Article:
Creating a will doesn’t need to be a scary or complicated process, but it can be if you’re not sure how to do it. A wills lawyer Knoxville, TN can help make the whole process smoother and help you understand what to include in your will so that it is as successful as possible. In this article, we’ll help you understand the basics of creating a will so that you can make an informed decision when it comes time to write one for yourself or for your loved ones, written by our friends at Carpenter & Lewis PLLC.
Why Everyone Should Have A Will
A will is a legal document that dictates how your assets will be distributed after you die. This includes everything from your house and car to your savings and investments. Without a will, the state will decide how your assets are divided, which may not be in line with your wishes. A wills lawyer can help you create a document that accurately reflects your wishes.
All Wills Are Not The Same
A will is a legal document that provides instructions for how you would like your property and possessions to be distributed after you die. There are different types of wills, and the type of will you need depends on your unique circumstances. For example, if you have young children, you may want to consider creating a trust in addition to a will. Trusts can provide financial security for your children in the event that something happens to you. They also allow you to plan ahead by specifying who should take care of your child and who should serve as trustee. However, trusts require more paperwork than wills because they require an agreement with someone to serve as trustee. To create a will or make changes to an existing one, contact an experienced lawyer.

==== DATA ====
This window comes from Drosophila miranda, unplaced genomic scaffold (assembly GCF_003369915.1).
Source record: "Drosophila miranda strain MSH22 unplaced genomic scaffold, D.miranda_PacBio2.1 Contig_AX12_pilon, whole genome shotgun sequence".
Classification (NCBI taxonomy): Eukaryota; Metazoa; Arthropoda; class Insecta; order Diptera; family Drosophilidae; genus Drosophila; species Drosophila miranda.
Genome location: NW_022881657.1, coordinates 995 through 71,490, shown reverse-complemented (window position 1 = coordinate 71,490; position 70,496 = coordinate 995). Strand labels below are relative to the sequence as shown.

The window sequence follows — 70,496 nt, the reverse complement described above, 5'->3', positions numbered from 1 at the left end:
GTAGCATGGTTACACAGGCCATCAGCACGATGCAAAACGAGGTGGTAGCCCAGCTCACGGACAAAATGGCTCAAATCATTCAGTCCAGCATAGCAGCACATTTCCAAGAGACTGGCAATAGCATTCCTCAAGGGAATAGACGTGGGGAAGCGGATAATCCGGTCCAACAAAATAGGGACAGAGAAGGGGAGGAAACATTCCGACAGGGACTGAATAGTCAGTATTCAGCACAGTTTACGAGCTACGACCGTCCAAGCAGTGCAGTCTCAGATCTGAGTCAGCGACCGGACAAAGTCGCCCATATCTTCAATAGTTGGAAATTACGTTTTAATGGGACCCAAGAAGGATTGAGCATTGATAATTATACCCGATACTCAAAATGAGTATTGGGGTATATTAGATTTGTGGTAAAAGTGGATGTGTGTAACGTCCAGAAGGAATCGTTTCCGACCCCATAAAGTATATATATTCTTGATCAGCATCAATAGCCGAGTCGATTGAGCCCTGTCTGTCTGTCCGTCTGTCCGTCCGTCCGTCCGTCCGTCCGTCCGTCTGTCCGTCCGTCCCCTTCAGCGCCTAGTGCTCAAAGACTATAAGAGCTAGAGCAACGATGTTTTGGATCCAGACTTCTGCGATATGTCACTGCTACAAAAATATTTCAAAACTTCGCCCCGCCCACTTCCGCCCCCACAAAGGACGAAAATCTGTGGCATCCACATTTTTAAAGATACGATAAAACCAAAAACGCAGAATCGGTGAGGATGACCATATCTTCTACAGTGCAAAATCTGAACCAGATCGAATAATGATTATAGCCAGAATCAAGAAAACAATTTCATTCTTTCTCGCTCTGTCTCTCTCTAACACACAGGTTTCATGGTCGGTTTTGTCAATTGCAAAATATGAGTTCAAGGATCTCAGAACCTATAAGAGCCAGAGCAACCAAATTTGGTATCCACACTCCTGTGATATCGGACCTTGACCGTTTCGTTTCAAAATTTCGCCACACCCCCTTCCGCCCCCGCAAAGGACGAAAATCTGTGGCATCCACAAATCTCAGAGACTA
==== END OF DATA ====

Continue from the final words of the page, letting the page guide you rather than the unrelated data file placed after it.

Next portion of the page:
Revoking Or Amending A Will
If you want to make changes to your will, you can do so by adding what’s called a codicil. This is simply an amendment to your existing will that must be signed and witnessed in the same way as your original will. You can also revoke your will entirely by destroying it or making a new will that revokes all previous wills. However, if there are provisions in your old will that don’t conflict with the newer version, they’ll still be valid after the old one has been revoked.
If you decide to destroy your will because you no longer need it, take precautions such as shredding it into tiny pieces first before burning or otherwise disposing of it for safety reasons. Some people find comfort in knowing their estate has been legally safeguarded through this process, while others see creating a last testament as a daunting process. As long as someone creates one during their lifetime and makes sure to sign and date every page of their document-which includes witness signatures; it should stand up well when put to use following death.
How To Make A Simple Will
- Gather your assets and list them out. This includes property, savings, investments, and anything else of value.
- Determine who you want to receive these assets after you pass away. This can be family, friends, or charities.
- Choose an executor for your will. This is the person who will be responsible for carrying out your wishes after you die.
- Get the will signed by yourself and witnesses.
Dealing With Property When Someone Dies Without A Will
If someone dies without a will, their property will go through intestate succession. This means that the state will determine who gets the deceased person’s property. The order of intestate succession is as follows: spouse, children, parents, siblings, grandparents, aunts and uncles, cousins. If the deceased person was married, their spouse will usually get all of their property. If the deceased person was not married, their children will usually get their property.
If you need a wills lawyer, contact one today!